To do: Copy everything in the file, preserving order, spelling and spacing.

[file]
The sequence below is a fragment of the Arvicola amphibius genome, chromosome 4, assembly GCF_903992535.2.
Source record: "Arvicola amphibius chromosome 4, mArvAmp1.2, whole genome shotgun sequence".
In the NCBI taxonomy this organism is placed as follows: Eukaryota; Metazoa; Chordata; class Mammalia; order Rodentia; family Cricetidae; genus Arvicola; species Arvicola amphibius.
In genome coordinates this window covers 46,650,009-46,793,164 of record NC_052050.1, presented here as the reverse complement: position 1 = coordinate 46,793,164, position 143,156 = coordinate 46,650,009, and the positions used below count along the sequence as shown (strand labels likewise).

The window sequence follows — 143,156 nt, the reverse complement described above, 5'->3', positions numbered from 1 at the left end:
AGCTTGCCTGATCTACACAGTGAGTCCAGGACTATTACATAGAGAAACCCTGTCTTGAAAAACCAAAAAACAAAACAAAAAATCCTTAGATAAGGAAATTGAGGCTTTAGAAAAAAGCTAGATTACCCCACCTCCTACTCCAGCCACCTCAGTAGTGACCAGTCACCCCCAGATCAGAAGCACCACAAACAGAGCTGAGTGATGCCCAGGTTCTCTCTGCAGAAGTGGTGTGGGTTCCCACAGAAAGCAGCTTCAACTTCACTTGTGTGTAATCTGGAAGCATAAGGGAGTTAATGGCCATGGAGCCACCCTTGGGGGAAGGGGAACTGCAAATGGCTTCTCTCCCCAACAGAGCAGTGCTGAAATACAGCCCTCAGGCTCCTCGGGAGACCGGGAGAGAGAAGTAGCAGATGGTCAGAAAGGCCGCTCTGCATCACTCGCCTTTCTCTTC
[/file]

The sequence below is a fragment of the Arvicola amphibius genome, chromosome 4, assembly GCF_903992535.2.
Source record: "Arvicola amphibius chromosome 4, mArvAmp1.2, whole genome shotgun sequence".
In the NCBI taxonomy this organism is placed as follows: Eukaryota; Metazoa; Chordata; class Mammalia; order Rodentia; family Cricetidae; genus Arvicola; species Arvicola amphibius.
In genome coordinates this window covers 46,650,009-46,793,164 of record NC_052050.1, presented here as the reverse complement: position 1 = coordinate 46,793,164, position 143,156 = coordinate 46,650,009, and the positions used below count along the sequence as shown (strand labels likewise).

The window sequence follows — 143,156 nt, the reverse complement described above, 5'->3', positions numbered from 1 at the left end:
AGCTTGCCTGATCTACACAGTGAGTCCAGGACTATTACATAGAGAAACCCTGTCTTGAAAAACCAAAAAACAAAACAAAAAATCCTTAGATAAGGAAATTGAGGCTTTAGAAAAAAGCTAGATTACCCCACCTCCTACTCCAGCCACCTCAGTAGTGACCAGTCACCCCCAGATCAGAAGCACCACAAACAGAGCTGAGTGATGCCCAGGTTCTCTCTGCAGAAGTGGTGTGGGTTCCCACAGAAAGCAGCTTCAACTTCACTTGTGTGTAATCTGGAAGCATAAGGGAGTTAATGGCCATGGAGCCACCCTTGGGGGAAGGGGAACTGCAAATGGCTTCTCTCCCCAACAGAGCAGTGCTGAAATACAGCCCTCAGGCTCCTCGGGAGACCGGGAGAGAGAAGTAGCAGATGGTCAGAAAGGCCGCTCTGCATCACTCGCCTTTCTCTTC